In the final two chapters of Eli Clare’s, Exile and Pride, he examines depictions of disability and gender intertwined with expressions of sexuality. It’s quite impressive how Clare is able to weave each of these topics together in all their complexities. In the chapter “reading across the grain” he discusses how disabled people are often treated as “asexual undesirables,” (Clare 130) and advocates for normalizing disabled sexuality to the point that disabled people can see themselves as sensual rather than “broken, neglected, medicalized objects of pity,” (Clare 137)
This point brings up a potentially difficult question to answer, which is this: is Eli Clare giving too much power to society’s depiction of disabled people? Should it matter to disabled people what able-bodied people have to say about disability? My answer to these questions, and likely Clare’s answer as well, is that because disabled people are so often pitied and treated as lesser than, depictions that break that common, discriminatory mold are often seen as triumphant. It speaks to Clare’s definition of the word “disability” from earlier in the book, which characterized disability as society’s failure to accept/accommodate for different identities and/or impairments.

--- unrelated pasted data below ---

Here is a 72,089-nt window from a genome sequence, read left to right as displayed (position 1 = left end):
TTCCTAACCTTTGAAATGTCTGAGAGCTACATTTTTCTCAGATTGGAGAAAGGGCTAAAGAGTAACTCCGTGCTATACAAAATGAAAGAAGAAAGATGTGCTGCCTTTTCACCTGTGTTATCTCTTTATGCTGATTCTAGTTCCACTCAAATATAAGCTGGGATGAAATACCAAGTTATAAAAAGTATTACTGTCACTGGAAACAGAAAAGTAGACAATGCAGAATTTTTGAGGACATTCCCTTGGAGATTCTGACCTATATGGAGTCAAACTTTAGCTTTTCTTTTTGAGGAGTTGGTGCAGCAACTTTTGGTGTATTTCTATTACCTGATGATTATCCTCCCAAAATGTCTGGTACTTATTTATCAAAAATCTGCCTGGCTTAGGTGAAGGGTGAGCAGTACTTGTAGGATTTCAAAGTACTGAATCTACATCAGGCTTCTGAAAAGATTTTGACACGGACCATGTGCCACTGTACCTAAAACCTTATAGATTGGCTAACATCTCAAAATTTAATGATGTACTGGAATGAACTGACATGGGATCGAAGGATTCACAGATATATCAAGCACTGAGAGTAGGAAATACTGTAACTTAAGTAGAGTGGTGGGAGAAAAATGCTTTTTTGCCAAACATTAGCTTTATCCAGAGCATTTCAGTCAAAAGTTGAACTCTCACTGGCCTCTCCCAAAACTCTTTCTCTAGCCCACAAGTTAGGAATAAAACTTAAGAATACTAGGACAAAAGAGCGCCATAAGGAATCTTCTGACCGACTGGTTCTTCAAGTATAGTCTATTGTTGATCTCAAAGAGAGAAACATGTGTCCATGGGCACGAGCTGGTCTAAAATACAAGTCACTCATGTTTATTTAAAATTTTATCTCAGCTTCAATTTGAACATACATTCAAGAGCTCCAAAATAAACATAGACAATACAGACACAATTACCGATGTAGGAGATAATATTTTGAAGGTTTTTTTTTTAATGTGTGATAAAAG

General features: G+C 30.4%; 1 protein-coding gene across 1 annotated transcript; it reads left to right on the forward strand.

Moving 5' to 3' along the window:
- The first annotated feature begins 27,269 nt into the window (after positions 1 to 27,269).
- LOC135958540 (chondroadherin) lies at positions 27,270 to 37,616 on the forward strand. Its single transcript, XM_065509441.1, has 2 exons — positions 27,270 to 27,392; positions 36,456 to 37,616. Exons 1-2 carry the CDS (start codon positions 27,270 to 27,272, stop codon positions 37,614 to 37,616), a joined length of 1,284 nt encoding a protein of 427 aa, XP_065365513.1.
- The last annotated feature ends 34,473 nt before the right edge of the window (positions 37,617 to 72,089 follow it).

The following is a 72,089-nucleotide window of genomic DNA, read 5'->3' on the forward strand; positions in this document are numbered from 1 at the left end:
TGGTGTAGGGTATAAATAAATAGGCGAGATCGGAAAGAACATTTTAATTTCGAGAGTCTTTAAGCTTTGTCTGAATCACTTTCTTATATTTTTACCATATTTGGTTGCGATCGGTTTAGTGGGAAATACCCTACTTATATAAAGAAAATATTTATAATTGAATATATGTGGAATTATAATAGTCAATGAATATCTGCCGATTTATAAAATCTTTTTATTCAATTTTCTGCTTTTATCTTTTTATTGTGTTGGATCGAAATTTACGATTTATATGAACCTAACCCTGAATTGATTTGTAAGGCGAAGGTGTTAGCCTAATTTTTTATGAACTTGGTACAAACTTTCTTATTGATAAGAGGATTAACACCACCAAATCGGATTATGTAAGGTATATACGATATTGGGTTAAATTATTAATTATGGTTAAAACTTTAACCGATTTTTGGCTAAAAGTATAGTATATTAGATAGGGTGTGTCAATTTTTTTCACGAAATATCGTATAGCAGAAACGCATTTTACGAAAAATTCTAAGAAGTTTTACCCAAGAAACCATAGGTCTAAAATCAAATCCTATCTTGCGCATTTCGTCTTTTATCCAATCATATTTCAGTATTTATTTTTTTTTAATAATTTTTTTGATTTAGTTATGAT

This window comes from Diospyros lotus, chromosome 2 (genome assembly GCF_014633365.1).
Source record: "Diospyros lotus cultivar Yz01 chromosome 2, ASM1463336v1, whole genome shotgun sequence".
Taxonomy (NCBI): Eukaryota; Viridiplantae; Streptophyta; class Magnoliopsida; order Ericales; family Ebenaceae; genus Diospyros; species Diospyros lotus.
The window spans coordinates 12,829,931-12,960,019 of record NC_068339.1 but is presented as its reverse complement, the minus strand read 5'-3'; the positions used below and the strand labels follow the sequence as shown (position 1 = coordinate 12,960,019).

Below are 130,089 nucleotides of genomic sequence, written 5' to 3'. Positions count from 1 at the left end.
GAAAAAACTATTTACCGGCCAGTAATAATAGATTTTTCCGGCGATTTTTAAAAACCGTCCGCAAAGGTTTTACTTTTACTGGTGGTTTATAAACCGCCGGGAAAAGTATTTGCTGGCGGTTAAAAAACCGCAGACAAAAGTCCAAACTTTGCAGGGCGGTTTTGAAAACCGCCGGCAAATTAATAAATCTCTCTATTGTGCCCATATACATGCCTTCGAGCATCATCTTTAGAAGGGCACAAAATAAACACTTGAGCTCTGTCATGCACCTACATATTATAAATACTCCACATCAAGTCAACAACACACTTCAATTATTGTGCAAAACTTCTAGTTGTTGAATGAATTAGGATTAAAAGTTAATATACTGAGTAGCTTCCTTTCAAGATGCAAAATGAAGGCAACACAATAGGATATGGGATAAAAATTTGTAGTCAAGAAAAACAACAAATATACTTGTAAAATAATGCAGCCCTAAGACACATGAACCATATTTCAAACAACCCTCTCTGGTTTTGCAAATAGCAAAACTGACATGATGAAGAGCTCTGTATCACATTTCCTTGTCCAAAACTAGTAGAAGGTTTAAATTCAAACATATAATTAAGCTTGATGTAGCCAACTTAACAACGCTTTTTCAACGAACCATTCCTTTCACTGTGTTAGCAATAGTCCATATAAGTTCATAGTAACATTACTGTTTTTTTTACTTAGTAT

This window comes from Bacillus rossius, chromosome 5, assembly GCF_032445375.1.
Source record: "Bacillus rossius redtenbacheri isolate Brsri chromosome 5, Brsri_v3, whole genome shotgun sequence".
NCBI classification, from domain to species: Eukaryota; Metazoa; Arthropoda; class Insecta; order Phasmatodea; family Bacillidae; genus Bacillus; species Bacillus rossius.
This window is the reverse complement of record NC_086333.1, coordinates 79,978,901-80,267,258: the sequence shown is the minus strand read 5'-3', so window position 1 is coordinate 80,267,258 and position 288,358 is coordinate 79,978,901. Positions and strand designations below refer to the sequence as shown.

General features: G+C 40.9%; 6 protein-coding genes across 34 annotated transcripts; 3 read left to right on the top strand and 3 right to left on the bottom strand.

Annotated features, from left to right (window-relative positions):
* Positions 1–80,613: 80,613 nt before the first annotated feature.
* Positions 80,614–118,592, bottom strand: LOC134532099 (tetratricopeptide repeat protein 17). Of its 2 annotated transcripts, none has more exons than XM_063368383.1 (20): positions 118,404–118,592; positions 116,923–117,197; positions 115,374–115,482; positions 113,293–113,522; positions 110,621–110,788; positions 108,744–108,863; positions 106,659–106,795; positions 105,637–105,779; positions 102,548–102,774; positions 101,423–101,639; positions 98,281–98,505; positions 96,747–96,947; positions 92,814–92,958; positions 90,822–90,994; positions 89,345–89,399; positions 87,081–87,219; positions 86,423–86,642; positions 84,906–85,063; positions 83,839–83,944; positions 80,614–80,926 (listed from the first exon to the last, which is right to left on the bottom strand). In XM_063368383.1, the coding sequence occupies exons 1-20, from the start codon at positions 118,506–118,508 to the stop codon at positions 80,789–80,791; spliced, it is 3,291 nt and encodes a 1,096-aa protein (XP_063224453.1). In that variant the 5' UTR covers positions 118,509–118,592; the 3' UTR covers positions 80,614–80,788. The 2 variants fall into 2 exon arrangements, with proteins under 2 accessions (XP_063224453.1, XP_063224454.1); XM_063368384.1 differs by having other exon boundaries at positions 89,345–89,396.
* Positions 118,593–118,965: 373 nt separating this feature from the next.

These points about the significance of depiction are brought home in Clare’s final chapter, “stones in my pockets, stones in my heart.” The moment in this chapter that stood out most to me was the story Eli Clare tells on pg. 146. Clare recounts a time when he had an artist draw a picture of him, and goes on to talk about how that depiction was significant. During that time, Clare was still often read as a girl, both by his parents and by most people around him. However, Clare’s mother tells him about an experience she had when running into the artist later. When she tried to thank the artist (Betsy Hammond) for the portrait she had drawn for her eldest daughter at the carnival, she was confused and asked “Didn’t I draw your son?” After hearing this story from his mother, the portrait gained a new significance for someone trying to come to terms with their gender identity, and Clare completes the story by reminiscing about how she, “looked again and again at the portrait, thinking, ‘Right here, right now, I am a boy.” (Clare 146)
The story Clare tells here brings up a very important point about the depiction of different genders, disabilities, and sexualities. The portrait is significant to Clare because the artist saw her the same way he saw himself: as a boy. The joy he feels when he looks at the portrait does not come from solely the depiction itself, but from the validation of identity that comes with it.